Wednesday, November 16, 2022

Death of Jezebel - Christianna Brand

It's a while since I read a crime classic from the British Library and Death if Jezebel was a good book to dive back in with, although I think reading the earlier Christianna Brand in the series, Death in Green, first might have been an advantage. 

What I loved about Death of Jezebel was the slang and the sense of slightly tired post-war characters. While it didn't make a significant difference that I hadn't at least read Death in Green, it did sometimes feel like there were references going over my head and Inspector Cockrill could have benefited from a longer acquaintance. 

As 'impossible crimes' go this is every bit as ingenious as you might hope. The Jezebel in question is killed in full sight of a crowd, inconveniently for the police, all the possible suspects are also apparently in full view of the crowd and nowhere near the victim... The solution is cleverly hinted at, but amidst the general confusion and red herrings of the plot, it's only at the end that the pieces fell together for me.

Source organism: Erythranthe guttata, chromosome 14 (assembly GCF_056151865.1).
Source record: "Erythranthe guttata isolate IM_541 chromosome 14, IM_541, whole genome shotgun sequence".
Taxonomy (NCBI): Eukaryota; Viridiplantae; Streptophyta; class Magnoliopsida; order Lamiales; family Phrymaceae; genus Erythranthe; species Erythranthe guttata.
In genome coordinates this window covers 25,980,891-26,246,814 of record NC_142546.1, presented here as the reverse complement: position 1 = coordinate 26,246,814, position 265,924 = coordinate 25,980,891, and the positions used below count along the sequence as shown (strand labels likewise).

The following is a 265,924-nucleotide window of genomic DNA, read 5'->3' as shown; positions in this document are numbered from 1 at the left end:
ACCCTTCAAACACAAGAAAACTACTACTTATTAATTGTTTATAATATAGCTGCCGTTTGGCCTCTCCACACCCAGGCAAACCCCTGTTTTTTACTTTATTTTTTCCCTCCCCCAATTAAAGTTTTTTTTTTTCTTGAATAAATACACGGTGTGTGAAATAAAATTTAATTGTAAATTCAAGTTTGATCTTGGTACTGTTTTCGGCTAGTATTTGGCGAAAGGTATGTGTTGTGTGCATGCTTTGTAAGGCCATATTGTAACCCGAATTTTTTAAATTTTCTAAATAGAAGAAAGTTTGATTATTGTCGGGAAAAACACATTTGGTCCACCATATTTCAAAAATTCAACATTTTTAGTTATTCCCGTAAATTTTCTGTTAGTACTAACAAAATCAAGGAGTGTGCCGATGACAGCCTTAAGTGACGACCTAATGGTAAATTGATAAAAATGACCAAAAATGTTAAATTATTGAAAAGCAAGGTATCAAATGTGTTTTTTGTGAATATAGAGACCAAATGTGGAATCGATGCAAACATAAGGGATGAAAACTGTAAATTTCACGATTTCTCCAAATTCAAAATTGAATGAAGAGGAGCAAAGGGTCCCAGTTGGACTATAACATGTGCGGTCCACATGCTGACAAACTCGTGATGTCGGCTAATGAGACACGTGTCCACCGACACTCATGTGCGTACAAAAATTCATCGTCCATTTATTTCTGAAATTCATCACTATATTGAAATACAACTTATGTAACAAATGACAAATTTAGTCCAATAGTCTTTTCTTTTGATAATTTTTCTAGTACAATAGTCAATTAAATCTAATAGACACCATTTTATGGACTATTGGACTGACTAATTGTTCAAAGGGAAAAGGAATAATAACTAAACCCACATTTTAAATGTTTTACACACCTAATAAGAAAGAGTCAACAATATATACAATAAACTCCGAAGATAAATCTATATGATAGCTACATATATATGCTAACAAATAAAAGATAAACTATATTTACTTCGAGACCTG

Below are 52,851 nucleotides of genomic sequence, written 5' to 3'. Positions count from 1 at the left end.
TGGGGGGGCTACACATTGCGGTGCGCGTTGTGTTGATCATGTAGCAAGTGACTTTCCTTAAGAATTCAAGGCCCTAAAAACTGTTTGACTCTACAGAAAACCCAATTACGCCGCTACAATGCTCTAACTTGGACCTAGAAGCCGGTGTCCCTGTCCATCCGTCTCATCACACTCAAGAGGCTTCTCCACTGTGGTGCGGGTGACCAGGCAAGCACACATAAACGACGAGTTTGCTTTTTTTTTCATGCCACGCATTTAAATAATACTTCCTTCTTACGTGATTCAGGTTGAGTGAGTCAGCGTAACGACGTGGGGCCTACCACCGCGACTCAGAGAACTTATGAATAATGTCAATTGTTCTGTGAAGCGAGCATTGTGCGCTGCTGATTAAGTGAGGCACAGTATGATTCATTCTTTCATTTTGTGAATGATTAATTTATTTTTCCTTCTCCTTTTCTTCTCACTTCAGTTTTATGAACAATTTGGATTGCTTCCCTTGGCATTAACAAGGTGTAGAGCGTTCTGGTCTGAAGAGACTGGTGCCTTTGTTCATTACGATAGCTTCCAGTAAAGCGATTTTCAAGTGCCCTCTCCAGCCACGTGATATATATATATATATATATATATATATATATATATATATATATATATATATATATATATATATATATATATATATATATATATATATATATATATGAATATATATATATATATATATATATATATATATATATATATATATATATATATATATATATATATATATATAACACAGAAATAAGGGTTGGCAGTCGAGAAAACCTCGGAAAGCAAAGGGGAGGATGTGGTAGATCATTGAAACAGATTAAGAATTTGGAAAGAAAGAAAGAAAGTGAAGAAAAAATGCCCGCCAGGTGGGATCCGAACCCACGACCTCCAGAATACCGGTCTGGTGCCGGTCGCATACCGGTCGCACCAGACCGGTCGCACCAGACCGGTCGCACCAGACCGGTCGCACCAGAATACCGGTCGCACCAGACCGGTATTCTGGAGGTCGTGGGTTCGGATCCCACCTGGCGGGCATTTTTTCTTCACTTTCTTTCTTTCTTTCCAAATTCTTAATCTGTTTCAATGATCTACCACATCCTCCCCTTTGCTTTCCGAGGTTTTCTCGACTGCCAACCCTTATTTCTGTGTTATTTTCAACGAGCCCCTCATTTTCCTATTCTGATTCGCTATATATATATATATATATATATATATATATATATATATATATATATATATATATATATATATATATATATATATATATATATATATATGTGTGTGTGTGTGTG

More interesting to me was the way the whole cast of characters has been damaged in different ways by the war and how they're leading their current lives. Isabel Drew reminded me of the anti-heroine in To Bed With Grand Music - the more or less stock figure of the scarlet woman that post-war it seems to have been important to disapprove of. Fair enough this one is a piece of work who deserves her comeuppance as much as any murder victim can, and a lot of the men don't come out of it much better. Overall there's a weariness about all of them, these people have mostly seen too much, and been unlucky enough to survive it. Fresh new starts seem unlikely, and altogether the sense of a Britain still in the grip of rationing and with the scars of bomb damage still everywhere as a bleak kind of place is unavoidable. 

Lots of slang, and a dark but definite sense of humour work as an excellent balance though, so overall this book is a lot of fun, both as a mystery and for its details, the cover is also particularly splendid - there may even be an oblique kind of clue in it! Give it a go.

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